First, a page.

Decolonising the curriculum to reinvigorate equity in higher education: A linguistic transformation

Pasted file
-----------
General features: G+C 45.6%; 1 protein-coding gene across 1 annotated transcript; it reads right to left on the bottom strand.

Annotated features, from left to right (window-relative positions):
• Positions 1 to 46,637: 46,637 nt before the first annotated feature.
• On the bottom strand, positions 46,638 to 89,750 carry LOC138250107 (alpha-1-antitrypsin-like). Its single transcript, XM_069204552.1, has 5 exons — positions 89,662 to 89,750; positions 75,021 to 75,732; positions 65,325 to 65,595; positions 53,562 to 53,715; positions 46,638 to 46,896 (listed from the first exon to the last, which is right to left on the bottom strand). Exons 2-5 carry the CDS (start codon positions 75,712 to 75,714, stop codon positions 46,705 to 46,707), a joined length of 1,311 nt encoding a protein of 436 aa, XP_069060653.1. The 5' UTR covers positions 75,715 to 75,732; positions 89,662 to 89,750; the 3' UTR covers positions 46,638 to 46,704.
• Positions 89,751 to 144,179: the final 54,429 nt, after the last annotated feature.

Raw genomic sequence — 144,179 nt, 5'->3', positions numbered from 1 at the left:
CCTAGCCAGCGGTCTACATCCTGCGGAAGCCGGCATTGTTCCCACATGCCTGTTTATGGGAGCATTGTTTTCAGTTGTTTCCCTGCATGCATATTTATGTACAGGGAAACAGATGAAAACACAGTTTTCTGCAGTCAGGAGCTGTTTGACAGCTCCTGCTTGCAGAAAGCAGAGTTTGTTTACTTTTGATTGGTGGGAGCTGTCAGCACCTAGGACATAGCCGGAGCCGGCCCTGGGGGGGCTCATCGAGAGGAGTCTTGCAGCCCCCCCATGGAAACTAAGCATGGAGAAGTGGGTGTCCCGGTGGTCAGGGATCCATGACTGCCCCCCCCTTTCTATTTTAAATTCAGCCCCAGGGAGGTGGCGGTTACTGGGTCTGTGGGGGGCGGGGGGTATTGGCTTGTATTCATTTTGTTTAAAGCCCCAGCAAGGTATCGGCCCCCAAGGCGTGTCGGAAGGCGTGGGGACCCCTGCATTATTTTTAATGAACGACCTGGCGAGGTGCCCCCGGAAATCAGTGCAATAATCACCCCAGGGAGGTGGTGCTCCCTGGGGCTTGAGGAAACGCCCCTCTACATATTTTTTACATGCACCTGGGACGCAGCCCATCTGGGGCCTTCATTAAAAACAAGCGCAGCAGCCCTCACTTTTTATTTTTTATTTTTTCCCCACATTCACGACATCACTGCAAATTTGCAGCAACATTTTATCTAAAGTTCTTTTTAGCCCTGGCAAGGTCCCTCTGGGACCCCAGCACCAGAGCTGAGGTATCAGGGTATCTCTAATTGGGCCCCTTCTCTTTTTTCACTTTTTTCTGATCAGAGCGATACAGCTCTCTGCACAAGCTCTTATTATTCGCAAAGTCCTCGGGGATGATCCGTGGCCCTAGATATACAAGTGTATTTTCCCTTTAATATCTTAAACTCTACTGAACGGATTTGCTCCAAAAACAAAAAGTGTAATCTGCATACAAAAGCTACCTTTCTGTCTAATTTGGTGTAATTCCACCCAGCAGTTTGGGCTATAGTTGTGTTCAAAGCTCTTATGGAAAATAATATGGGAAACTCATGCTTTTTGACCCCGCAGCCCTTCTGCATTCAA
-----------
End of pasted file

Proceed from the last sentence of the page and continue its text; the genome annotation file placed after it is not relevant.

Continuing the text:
This article outlines the severity of historical injustices in the South African Higher Education system and introduces the key concepts that underpin the argument. Reporting on a series of interviews will be provided to demonstrate how these injustices continue to be perpetuated. “The subject of dissension” regarding “decolonisation” insinuates that the universities implicated in the study are colonial; “they are an integral part” of an empire that has a role in preserving fixed values for the wellbeing of an elite. This elite has the racial connotation of being white. Whiteness is an avenue for preserving their opulence and echelon within an ideological, theocratic capitalist modus operandi. This wrangle is disingenuous and ahistorical. Despite the revised language policy that seeks to promote multilingualism and facilitate inclusivity, social cohesion and meaningful participation by all students through focusing on previously marginalised languages, the associated institutions’ curricula, reproduce the community’s wider inequalities.
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